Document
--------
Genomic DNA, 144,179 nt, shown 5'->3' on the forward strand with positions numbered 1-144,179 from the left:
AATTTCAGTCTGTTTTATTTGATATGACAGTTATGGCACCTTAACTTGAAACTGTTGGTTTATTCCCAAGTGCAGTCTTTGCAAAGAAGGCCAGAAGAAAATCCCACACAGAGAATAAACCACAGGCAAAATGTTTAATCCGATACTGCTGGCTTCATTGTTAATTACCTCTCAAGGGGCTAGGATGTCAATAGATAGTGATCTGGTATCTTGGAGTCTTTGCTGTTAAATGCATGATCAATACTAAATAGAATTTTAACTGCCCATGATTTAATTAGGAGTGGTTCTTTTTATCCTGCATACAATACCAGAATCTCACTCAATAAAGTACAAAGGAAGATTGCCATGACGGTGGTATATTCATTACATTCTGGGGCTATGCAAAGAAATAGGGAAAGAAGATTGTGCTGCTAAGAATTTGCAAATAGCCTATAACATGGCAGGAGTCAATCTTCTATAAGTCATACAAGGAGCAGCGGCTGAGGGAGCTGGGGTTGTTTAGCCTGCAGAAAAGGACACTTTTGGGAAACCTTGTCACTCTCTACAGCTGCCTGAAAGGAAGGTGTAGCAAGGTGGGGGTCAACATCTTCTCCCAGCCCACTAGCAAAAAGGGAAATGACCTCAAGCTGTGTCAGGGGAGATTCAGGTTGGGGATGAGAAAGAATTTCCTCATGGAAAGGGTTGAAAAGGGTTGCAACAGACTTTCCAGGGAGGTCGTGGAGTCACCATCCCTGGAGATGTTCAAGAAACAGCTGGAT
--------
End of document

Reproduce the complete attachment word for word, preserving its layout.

Genomic DNA, 144,179 nt, shown 5'->3' on the forward strand with positions numbered 1-144,179 from the left:
AATTTCAGTCTGTTTTATTTGATATGACAGTTATGGCACCTTAACTTGAAACTGTTGGTTTATTCCCAAGTGCAGTCTTTGCAAAGAAGGCCAGAAGAAAATCCCACACAGAGAATAAACCACAGGCAAAATGTTTAATCCGATACTGCTGGCTTCATTGTTAATTACCTCTCAAGGGGCTAGGATGTCAATAGATAGTGATCTGGTATCTTGGAGTCTTTGCTGTTAAATGCATGATCAATACTAAATAGAATTTTAACTGCCCATGATTTAATTAGGAGTGGTTCTTTTTATCCTGCATACAATACCAGAATCTCACTCAATAAAGTACAAAGGAAGATTGCCATGACGGTGGTATATTCATTACATTCTGGGGCTATGCAAAGAAATAGGGAAAGAAGATTGTGCTGCTAAGAATTTGCAAATAGCCTATAACATGGCAGGAGTCAATCTTCTATAAGTCATACAAGGAGCAGCGGCTGAGGGAGCTGGGGTTGTTTAGCCTGCAGAAAAGGACACTTTTGGGAAACCTTGTCACTCTCTACAGCTGCCTGAAAGGAAGGTGTAGCAAGGTGGGGGTCAACATCTTCTCCCAGCCCACTAGCAAAAAGGGAAATGACCTCAAGCTGTGTCAGGGGAGATTCAGGTTGGGGATGAGAAAGAATTTCCTCATGGAAAGGGTTGAAAAGGGTTGCAACAGACTTTCCAGGGAGGTCGTGGAGTCACCATCCCTGGAGATGTTCAAGAAACAGCTGGAT